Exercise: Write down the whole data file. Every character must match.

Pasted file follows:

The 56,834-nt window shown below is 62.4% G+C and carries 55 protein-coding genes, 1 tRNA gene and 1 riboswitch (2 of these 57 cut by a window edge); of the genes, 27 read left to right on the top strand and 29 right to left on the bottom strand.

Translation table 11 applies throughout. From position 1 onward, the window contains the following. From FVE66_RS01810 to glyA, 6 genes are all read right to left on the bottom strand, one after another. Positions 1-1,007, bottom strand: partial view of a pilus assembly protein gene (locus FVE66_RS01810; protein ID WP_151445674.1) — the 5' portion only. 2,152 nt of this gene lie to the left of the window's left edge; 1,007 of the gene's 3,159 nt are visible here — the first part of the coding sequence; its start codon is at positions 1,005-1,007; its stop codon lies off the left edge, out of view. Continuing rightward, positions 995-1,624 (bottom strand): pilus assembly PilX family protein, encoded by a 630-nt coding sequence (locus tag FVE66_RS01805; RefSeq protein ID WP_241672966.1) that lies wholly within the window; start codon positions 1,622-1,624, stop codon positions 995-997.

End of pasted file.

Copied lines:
The 56,834-nt window shown below is 62.4% G+C and carries 55 protein-coding genes, 1 tRNA gene and 1 riboswitch (2 of these 57 cut by a window edge); of the genes, 27 read left to right on the top strand and 29 right to left on the bottom strand.

Translation table 11 applies throughout. From position 1 onward, the window contains the following. From FVE66_RS01810 to glyA, 6 genes are all read right to left on the bottom strand, one after another. Positions 1-1,007, bottom strand: partial view of a pilus assembly protein gene (locus FVE66_RS01810; protein ID WP_151445674.1) — the 5' portion only. 2,152 nt of this gene lie to the left of the window's left edge; 1,007 of the gene's 3,159 nt are visible here — the first part of the coding sequence; its start codon is at positions 1,005-1,007; its stop codon lies off the left edge, out of view. Continuing rightward, positions 995-1,624 (bottom strand): pilus assembly PilX family protein, encoded by a 630-nt coding sequence (locus tag FVE66_RS01805; RefSeq protein ID WP_241672966.1) that lies wholly within the window; start codon positions 1,622-1,624, stop codon positions 995-997.